A Jawi sourcebook for the study of Malay palaeography and orthography
Permulaan, 'The beginning', first word of Kitab pengajaran. MSS Malay B 13, f. 1v (detail)
Malay manuscripts rarely give full details about when and where they were written, and we are often reliant on the biographies of western collectors in order to date a manuscript or gauge its origin. Little such information is available for one Malay manuscript (MSS Malay B 13), entitled blandly Kitab pengajaran pada segala orang sekalian, â€˜A book of instruction for everyoneâ€™. It contains moral guidance on all aspects of social behaviour, with sections for example on anger (murka, f.31r), hopes and fears (pengharapan dan ketakutan, f.25r) and love and passion (berahi dan asyik, f.35r), on family relations including the role of fathers (pangkat bapak, f.42r) and sons (anak laki-laki, f.44r), and between layers of society, such as masters and servants (orang yang dipertuan serta yang diperhamba, f.52v). The annotation â€˜Hastings MSâ€™ indicates it may have been owned by the Marquess of Hastings, who succeeded Lord Minto as Governor-General of Bengal from 1813 to 1823.
Opening pages of Bahwa ini kitab pengajaran pada segala orang sekalian; note the very neat handwriting and use of paragraphing. British Library, MSS Malay B 13, ff. 1v-2r
One possible clue to the provenance of this manuscript may lie in the handwriting. The manuscript is written in a clear, neat and precise hand, with carefully spaced words, meticulous diacritical marks, and - very unusually - paragraphs: all hints that the book was probably specifically written for a European patron and thus needed to be very legible. Such a school of scribes was active in Batavia in the early 19th century, associated with the General Secretariat (Algemeene Secretariaat) of the Dutch administration, founded in 1819. Manuscripts by this group of scribes can be seen in Leiden University Library, the National Library of Indonesia and the Berlin Staatsbibliotheek, all distinguished by great care in the writing, and stylish use of rubrication and bold letters for certain significant words. One highly distinctive letter form found in MSS Malay B 13 which is associated with this school is the â€˜squashedâ€™ form of medial ha, with the loops above and below both bent to the right, which suggest that the Kitab pengajaran was copied in Batavia in the early 19th century (despite endpapers of English paper watermarked '1794', which may have been added later when the MS was rebound in Calcutta). If it was acquired during the British administration of 1811 to 1816, this would make it one of the earliest known examples of this characteristic 'Batavia' hand.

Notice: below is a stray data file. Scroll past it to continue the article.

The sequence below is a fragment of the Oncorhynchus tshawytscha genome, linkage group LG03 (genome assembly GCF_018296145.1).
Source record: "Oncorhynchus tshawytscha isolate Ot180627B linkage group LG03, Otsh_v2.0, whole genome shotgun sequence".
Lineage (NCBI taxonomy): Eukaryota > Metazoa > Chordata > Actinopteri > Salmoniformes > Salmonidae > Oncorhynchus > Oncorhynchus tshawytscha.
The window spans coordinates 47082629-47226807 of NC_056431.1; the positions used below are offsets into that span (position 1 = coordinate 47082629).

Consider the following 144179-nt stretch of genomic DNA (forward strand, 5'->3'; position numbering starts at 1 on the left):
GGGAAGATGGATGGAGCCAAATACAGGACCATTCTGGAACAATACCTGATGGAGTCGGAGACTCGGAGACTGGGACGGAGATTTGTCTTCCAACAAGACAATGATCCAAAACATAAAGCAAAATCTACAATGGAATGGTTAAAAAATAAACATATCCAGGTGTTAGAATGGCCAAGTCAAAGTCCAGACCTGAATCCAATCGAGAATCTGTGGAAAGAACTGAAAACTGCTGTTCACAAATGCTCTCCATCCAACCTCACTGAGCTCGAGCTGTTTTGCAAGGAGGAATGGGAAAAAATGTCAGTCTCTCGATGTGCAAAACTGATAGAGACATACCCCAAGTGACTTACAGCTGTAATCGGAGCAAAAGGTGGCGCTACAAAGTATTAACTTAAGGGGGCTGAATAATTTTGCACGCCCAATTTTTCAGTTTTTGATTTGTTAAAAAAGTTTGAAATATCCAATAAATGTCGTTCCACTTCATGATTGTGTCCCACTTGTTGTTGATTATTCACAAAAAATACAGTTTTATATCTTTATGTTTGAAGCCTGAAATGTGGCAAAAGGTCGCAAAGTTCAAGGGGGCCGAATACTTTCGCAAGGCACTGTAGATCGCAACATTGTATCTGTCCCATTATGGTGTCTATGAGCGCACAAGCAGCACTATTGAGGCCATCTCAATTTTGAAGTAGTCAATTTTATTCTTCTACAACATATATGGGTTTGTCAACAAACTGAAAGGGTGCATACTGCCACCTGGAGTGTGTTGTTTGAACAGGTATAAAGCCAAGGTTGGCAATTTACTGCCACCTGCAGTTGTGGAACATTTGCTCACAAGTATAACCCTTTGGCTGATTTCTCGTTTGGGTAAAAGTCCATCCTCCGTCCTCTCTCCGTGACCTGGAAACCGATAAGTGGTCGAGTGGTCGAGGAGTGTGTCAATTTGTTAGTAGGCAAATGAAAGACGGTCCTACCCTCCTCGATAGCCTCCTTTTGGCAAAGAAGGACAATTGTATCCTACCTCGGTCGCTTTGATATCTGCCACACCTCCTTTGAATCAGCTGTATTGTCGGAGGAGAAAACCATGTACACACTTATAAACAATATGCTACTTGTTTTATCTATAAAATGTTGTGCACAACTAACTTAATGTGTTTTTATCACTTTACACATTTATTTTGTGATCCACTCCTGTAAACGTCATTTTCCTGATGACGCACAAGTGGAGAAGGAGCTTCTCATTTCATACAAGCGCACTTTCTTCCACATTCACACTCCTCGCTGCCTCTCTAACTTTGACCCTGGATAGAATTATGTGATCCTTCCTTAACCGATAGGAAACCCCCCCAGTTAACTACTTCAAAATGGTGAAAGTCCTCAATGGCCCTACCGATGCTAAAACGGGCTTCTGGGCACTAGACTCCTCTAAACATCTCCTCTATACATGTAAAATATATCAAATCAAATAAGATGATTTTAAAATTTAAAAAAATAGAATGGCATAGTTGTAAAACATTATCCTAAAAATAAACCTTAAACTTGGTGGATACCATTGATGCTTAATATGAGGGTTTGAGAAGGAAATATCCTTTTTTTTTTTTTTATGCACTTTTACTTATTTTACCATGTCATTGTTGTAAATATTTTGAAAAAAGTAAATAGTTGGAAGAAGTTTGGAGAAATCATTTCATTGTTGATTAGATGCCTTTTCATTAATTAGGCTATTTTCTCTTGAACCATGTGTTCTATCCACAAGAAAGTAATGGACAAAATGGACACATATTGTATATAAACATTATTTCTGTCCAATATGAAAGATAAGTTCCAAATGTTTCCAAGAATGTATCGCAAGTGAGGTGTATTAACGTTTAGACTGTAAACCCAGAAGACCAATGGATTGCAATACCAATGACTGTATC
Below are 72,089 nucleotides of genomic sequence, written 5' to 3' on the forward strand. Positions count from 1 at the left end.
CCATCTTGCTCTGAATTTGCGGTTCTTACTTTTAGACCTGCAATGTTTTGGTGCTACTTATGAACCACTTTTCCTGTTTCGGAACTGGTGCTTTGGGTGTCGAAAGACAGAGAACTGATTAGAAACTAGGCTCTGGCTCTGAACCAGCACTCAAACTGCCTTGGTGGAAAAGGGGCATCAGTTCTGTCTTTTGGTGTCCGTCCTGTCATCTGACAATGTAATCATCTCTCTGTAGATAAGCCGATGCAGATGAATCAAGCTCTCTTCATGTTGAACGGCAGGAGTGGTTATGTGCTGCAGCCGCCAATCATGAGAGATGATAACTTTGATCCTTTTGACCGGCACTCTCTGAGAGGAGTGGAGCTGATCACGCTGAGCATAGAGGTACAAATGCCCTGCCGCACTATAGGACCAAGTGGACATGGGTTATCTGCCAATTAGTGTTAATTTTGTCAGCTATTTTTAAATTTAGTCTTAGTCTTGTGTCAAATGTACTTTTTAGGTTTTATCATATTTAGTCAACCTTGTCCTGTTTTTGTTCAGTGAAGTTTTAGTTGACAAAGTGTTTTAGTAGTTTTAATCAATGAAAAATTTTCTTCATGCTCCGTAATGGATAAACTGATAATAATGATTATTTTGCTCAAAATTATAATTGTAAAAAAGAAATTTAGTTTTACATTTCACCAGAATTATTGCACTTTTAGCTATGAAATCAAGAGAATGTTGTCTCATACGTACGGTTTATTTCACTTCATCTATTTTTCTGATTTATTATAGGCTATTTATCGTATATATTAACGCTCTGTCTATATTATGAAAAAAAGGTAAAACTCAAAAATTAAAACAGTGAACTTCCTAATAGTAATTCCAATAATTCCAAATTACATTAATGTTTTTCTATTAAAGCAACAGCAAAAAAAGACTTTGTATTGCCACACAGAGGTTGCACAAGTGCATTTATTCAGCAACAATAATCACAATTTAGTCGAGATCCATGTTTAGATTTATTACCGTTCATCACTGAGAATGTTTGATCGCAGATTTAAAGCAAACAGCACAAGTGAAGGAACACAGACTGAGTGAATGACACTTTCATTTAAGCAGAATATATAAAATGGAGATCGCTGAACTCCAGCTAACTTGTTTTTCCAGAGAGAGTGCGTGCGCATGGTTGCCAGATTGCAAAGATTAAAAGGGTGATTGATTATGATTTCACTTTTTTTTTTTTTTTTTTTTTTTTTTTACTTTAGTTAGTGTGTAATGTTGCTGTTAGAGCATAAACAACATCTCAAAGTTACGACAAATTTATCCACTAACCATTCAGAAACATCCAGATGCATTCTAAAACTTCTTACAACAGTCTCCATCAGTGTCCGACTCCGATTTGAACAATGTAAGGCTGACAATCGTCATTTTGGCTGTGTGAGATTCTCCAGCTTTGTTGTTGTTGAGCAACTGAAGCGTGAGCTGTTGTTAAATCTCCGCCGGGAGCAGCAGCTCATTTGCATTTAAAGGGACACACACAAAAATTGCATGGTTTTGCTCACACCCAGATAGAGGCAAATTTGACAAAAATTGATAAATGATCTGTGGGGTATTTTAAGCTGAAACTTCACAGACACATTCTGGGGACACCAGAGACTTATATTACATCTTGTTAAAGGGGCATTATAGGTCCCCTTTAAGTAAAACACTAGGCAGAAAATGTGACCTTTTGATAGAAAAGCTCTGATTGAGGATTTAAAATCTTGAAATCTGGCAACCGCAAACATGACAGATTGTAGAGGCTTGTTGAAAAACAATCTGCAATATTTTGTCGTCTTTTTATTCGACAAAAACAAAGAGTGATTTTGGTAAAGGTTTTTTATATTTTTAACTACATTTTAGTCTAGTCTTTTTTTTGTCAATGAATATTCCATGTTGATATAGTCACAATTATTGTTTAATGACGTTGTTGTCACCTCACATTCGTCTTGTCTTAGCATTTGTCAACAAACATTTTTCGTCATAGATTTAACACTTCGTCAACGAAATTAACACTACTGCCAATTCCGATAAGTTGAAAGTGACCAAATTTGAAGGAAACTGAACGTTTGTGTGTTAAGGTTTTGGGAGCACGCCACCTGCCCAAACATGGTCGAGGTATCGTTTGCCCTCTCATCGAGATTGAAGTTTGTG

The word syahdan, 'then', with distinctive 'squashed' medial ha, in three manuscripts. Left: Kitab pengajaran. British Library, MSS Malay B 13, f.5v; Middle: Hikayat Bujangga Indera Maharupa, copied by Muhammad Cing Saidullah, Batavia, 1830. Courtesy of Leiden University Library, Kl.7, p.442;
Right: Hikayat Iskandar Zulkarnain, copied by Muhammad Hasan, probably in Batavia in the early 19th century. Courtesy of Leiden University Library, Cod.Or.1967, vol.2, p.249
Awareness of the importance of palaeography â€“ the study of historical styles of handwriting â€“ for the study of manuscripts was the impetus behind the recent publication of â€˜A Jawi Sourcebook for the Study of Malay Palaeography and Orthographyâ€™ as a special issue of the journal Indonesia in the Malay World in honour of Professor Ulrich Kratz, who recently retired from SOAS after three decades of teaching Malay and Indonesian literature. The Jawi Sourcebook was compiled with the aim of presenting a body of source material to enable a fresh look at Jawi script, and is modelled on a landmark guide to European palaeography by my former colleague Michelle Brown (1990), despite a complete reversal of theoretical grounding. Brownâ€™s book, A guide to Western historical scripts from Antiquity to 1600, presented photographic facsimiles of manuscripts accompanied by comments on the handwriting, in order to illustrate over 50 acknowledged styles of script in Latin letters. Yet in the absence of any recognized categorization of Malay hands, all that the Jawi Sourcebook aims to do is to to present, in chronological order, the raw material that could be utilised to advance the study of Malay palaeography and orthography. This has been done by selecting a corpus of 60 securely dated or dateable Malay manuscripts from the late 16th to the early 20th century, each of which can be located in a specific part of the Malay world, from Aceh to Aru and from Melaka to Mindanao. Thanks to the recent Malay manuscripts digitisation project, which has enabled full online access to all the Malay manuscripts in the British Library, many of these were selected by international contributors to the Jawi Sourcebook. A selection of sample lines from British Library manuscripts, accompanied by comments on the handwriting by various scholars, is presented below.